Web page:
• What type of Board is the CCHC Board?
    The CCHC Board provides leadership and operates on a policy and strategic level rather than from an operational or management focus. The Board creates the vision and mission of the Centre, sets strategic directions and ensures that the goals of the organization are met. The Board is made up of twelve (12) volunteer community members and two (2) staff representatives. Community board members must be members of CCHC.
  • What language is used at Board meetings?
    CCHC is a French language designated agency, and as such ensures that formal communications with the public are in both official languages. Since the working language of the Centre is English, the Board of Directors conducts its business in English, though members are free to ask questions in either official language. Answers will be provided in the language of the question.
  • How often does the Board meet?
    The Board meets monthly from September to June. Meetings are held on the fourth Tuesday of each month, except December and June, when the meetings are held on the second Tuesday of those months. There is also an annual general meeting held in June, on a date after the regular June board meeting, as well as a board orientation meeting held in August or September.
  • How much time is required to be a Board Member?
    The monthly meetings run two to three hours. The annual general meeting is typically two hours. Documents for the meetings are available for board members one week in advance of each board meeting. Preparation for each meeting may take a few hours. Board members are expected to serve on at least one of the action teams/committees. These teams typically meet once each month, up to eight times each year. A board member can expect to commit between six to ten hours each month, for events, meetings and preparation.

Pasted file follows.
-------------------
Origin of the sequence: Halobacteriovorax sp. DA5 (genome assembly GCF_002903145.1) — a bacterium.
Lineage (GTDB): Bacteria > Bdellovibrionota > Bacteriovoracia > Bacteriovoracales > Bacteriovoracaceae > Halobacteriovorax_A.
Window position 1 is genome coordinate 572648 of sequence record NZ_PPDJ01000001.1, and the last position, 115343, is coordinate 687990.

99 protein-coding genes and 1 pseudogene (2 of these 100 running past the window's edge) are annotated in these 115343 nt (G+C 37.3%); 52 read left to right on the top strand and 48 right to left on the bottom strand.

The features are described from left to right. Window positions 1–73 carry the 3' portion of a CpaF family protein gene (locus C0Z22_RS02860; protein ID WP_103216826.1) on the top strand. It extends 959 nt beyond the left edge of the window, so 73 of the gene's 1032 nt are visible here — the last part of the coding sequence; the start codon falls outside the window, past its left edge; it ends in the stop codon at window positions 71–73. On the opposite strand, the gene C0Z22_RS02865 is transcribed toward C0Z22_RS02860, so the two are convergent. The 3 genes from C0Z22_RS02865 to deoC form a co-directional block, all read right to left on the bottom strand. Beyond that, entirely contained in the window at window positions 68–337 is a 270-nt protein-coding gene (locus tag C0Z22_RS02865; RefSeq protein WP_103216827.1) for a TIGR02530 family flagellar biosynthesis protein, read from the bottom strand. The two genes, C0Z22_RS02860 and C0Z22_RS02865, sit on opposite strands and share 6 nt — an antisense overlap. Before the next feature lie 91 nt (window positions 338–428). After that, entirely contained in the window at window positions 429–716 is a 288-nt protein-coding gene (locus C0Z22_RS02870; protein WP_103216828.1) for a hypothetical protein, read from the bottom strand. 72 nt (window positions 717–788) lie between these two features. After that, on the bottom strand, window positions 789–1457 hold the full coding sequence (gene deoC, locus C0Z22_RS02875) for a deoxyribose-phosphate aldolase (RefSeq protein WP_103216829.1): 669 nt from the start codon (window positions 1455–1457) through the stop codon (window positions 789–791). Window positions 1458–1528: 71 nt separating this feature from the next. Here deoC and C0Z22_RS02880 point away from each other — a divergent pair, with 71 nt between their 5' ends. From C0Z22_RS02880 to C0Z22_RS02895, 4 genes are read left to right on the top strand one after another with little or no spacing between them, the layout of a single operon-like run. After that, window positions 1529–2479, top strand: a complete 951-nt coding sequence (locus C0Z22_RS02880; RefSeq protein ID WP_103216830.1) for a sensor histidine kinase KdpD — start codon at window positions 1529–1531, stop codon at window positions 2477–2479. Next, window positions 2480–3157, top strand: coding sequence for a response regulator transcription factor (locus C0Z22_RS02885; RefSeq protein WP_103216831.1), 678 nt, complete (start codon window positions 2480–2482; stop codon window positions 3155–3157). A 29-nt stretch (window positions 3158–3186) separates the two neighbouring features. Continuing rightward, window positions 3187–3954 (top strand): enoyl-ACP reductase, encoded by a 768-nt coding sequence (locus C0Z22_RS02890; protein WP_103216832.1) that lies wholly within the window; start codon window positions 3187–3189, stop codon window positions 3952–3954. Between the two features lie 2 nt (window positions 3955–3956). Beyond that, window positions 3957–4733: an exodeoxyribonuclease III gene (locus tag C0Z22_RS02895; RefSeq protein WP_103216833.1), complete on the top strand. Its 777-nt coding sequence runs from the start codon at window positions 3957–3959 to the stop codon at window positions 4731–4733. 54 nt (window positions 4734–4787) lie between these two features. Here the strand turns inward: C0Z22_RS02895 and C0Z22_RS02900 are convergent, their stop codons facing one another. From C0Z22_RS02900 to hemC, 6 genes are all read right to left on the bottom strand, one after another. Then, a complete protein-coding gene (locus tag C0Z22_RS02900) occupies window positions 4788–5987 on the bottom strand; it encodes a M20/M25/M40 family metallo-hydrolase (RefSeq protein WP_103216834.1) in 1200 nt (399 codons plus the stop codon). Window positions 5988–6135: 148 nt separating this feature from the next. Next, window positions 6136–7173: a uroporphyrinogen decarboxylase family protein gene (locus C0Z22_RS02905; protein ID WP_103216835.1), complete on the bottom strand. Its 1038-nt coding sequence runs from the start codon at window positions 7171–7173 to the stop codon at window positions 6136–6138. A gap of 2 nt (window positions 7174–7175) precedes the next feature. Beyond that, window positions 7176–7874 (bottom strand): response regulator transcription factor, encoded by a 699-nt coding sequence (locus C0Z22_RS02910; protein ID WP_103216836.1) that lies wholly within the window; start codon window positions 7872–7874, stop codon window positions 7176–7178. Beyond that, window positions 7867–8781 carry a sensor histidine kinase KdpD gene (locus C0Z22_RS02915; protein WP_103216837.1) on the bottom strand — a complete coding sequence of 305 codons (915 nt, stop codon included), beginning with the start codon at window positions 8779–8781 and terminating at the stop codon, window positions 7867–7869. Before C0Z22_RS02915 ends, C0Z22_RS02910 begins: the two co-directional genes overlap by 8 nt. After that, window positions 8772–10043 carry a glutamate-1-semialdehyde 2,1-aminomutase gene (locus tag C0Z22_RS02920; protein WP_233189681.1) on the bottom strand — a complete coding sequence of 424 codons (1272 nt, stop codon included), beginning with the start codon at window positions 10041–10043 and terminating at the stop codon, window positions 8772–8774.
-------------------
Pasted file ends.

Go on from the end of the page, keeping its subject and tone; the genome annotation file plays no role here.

• How long is a Board Member's term?
    A board member is elected for a two-year term at an annual general meeting, by CCHC’s members. An individual may serve up to three, two-year terms, after which they are not eligible to serve on the board again for one year. Occasionally, a board member may be appointed by the Board if there is an unexpected vacancy. These terms are always less than two years.
  • What happens if a Board Member misses a meeting?
    If a member is unable to attend a meeting, it is expected they will inform both the Executive Coordinator and the Board Chair as soon as possible. The board can also facilitate a conference call or other forms of virtual access in order to include members who are unable to attend in person. In this current state of a pandemic, board meetings are held virtually until further notice.